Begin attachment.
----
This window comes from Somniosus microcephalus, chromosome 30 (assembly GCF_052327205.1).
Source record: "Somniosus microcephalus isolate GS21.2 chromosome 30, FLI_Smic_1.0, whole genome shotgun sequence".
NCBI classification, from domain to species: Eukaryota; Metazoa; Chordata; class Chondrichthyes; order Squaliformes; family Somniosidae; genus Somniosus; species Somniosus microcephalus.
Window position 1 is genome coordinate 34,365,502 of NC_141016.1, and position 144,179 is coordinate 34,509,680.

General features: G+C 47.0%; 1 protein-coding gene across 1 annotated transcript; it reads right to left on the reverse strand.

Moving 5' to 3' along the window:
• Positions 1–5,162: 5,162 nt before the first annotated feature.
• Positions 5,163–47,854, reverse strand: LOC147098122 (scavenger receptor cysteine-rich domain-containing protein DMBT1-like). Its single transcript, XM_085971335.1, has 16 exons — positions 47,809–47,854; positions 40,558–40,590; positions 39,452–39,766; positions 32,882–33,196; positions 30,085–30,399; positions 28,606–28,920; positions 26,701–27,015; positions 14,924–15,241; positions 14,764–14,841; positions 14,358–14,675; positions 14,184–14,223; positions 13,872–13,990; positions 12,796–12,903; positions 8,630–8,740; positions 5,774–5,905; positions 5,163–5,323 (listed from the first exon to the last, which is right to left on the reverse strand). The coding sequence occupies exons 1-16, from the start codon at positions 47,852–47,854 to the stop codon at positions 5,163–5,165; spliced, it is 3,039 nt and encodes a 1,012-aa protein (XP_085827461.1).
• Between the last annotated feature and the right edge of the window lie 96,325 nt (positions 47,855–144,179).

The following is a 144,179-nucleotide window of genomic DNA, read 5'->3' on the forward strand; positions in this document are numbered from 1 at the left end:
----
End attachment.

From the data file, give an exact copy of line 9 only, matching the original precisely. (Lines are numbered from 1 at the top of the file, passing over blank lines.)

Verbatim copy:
• Between the last annotated feature and the right edge of the window lie 96,325 nt (positions 47,855–144,179).